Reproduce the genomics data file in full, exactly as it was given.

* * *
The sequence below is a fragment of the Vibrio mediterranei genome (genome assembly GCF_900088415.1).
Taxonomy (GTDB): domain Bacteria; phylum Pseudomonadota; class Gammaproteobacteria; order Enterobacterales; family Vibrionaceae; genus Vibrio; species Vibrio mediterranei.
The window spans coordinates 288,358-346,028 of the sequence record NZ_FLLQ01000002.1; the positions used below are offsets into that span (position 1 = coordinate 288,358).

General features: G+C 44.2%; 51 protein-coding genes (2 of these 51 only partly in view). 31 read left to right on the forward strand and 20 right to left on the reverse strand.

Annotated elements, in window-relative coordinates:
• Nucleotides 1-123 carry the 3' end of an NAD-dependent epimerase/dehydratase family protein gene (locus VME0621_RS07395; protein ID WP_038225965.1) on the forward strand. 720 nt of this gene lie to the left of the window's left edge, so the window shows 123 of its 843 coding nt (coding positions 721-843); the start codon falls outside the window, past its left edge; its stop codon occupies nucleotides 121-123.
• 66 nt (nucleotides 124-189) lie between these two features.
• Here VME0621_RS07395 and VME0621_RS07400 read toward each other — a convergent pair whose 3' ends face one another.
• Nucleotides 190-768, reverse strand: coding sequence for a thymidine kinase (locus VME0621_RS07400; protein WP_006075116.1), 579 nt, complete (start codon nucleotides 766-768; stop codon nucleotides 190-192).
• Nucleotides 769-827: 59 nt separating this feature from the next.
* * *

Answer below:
The sequence below is a fragment of the Vibrio mediterranei genome (genome assembly GCF_900088415.1).
Taxonomy (GTDB): domain Bacteria; phylum Pseudomonadota; class Gammaproteobacteria; order Enterobacterales; family Vibrionaceae; genus Vibrio; species Vibrio mediterranei.
The window spans coordinates 288,358-346,028 of the sequence record NZ_FLLQ01000002.1; the positions used below are offsets into that span (position 1 = coordinate 288,358).

General features: G+C 44.2%; 51 protein-coding genes (2 of these 51 only partly in view). 31 read left to right on the forward strand and 20 right to left on the reverse strand.

Annotated elements, in window-relative coordinates:
• Nucleotides 1-123 carry the 3' end of an NAD-dependent epimerase/dehydratase family protein gene (locus VME0621_RS07395; protein ID WP_038225965.1) on the forward strand. 720 nt of this gene lie to the left of the window's left edge, so the window shows 123 of its 843 coding nt (coding positions 721-843); the start codon falls outside the window, past its left edge; its stop codon occupies nucleotides 121-123.
• 66 nt (nucleotides 124-189) lie between these two features.
• Here VME0621_RS07395 and VME0621_RS07400 read toward each other — a convergent pair whose 3' ends face one another.
• Nucleotides 190-768, reverse strand: coding sequence for a thymidine kinase (locus VME0621_RS07400; protein WP_006075116.1), 579 nt, complete (start codon nucleotides 766-768; stop codon nucleotides 190-192).
• Nucleotides 769-827: 59 nt separating this feature from the next.